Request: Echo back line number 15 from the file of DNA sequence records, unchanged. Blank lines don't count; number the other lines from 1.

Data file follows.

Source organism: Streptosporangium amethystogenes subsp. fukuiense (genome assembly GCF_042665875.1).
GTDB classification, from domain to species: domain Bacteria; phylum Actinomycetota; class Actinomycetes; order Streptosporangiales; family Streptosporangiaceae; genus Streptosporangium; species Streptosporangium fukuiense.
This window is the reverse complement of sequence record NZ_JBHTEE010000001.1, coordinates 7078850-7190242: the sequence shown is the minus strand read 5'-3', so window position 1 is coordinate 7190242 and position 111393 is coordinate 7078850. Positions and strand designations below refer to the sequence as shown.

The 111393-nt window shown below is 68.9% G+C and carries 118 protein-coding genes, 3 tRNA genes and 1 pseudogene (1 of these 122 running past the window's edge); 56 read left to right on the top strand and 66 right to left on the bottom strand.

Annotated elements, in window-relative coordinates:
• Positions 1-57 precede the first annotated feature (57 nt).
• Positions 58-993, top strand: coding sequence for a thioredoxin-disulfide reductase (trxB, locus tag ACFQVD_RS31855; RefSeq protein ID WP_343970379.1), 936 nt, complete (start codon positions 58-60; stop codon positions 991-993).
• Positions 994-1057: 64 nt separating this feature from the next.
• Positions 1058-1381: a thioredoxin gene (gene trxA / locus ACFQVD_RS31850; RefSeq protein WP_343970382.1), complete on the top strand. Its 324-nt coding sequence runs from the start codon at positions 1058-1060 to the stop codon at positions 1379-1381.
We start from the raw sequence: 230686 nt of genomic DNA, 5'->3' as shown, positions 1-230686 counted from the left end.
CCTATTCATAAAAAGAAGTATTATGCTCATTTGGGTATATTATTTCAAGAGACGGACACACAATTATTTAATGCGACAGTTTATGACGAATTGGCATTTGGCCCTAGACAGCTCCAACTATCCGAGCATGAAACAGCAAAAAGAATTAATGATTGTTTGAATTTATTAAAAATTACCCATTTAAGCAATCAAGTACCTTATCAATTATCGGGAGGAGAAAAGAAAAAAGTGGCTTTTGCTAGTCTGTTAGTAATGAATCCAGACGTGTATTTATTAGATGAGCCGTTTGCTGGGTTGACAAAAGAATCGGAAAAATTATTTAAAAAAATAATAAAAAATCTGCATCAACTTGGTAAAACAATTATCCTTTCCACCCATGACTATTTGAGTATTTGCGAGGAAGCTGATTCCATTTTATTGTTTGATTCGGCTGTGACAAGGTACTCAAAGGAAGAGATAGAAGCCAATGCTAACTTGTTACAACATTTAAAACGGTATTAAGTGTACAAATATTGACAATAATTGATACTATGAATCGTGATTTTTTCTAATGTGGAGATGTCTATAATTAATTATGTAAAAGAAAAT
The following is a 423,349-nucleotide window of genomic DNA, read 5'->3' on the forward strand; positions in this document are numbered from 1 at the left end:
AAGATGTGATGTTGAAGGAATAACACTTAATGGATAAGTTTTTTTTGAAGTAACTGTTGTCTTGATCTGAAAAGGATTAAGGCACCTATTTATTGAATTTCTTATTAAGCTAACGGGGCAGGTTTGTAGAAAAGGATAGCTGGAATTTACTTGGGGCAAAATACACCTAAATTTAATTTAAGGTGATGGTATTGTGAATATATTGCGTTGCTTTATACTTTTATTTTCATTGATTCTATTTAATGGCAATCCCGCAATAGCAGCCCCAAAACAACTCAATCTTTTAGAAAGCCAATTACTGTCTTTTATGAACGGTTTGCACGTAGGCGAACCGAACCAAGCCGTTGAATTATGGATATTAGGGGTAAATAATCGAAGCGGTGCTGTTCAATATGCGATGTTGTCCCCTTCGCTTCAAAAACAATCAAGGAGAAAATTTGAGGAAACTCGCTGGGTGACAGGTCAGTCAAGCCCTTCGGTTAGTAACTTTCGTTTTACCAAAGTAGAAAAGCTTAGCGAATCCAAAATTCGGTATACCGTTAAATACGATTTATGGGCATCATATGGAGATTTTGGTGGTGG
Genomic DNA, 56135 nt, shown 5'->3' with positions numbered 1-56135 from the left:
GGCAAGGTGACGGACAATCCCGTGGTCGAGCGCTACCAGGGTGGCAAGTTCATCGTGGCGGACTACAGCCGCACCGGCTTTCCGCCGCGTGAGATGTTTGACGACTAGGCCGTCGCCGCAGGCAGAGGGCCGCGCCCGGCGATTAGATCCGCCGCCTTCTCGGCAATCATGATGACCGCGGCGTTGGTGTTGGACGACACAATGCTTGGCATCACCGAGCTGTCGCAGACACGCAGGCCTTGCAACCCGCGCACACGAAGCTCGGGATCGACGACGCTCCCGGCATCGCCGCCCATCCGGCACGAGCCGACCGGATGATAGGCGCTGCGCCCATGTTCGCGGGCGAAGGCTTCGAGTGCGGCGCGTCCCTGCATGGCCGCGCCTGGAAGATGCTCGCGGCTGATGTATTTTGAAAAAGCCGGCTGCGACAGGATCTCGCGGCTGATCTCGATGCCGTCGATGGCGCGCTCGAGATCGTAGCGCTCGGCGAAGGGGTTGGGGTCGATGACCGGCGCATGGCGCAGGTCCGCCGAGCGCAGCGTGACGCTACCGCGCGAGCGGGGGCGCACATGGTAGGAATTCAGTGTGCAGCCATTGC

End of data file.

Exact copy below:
GGCAAGGTGACGGACAATCCCGTGGTCGAGCGCTACCAGGGTGGCAAGTTCATCGTGGCGGACTACAGCCGCACCGGCTTTCCGCCGCGTGAGATGTTTGACGACTAGGCCGTCGCCGCAGGCAGAGGGCCGCGCCCGGCGATTAGATCCGCCGCCTTCTCGGCAATCATGATGACCGCGGCGTTGGTGTTGGACGACACAATGCTTGGCATCACCGAGCTGTCGCAGACACGCAGGCCTTGCAACCCGCGCACACGAAGCTCGGGATCGACGACGCTCCCGGCATCGCCGCCCATCCGGCACGAGCCGACCGGATGATAGGCGCTGCGCCCATGTTCGCGGGCGAAGGCTTCGAGTGCGGCGCGTCCCTGCATGGCCGCGCCTGGAAGATGCTCGCGGCTGATGTATTTTGAAAAAGCCGGCTGCGACAGGATCTCGCGGCTGATCTCGATGCCGTCGATGGCGCGCTCGAGATCGTAGCGCTCGGCGAAGGGGTTGGGGTCGATGACCGGCGCATGGCGCAGGTCCGCCGAGCGCAGCGTGACGCTACCGCGCGAGCGGGGGCGCACATGGTAGGAATTCAGTGTGCAGCCATTGC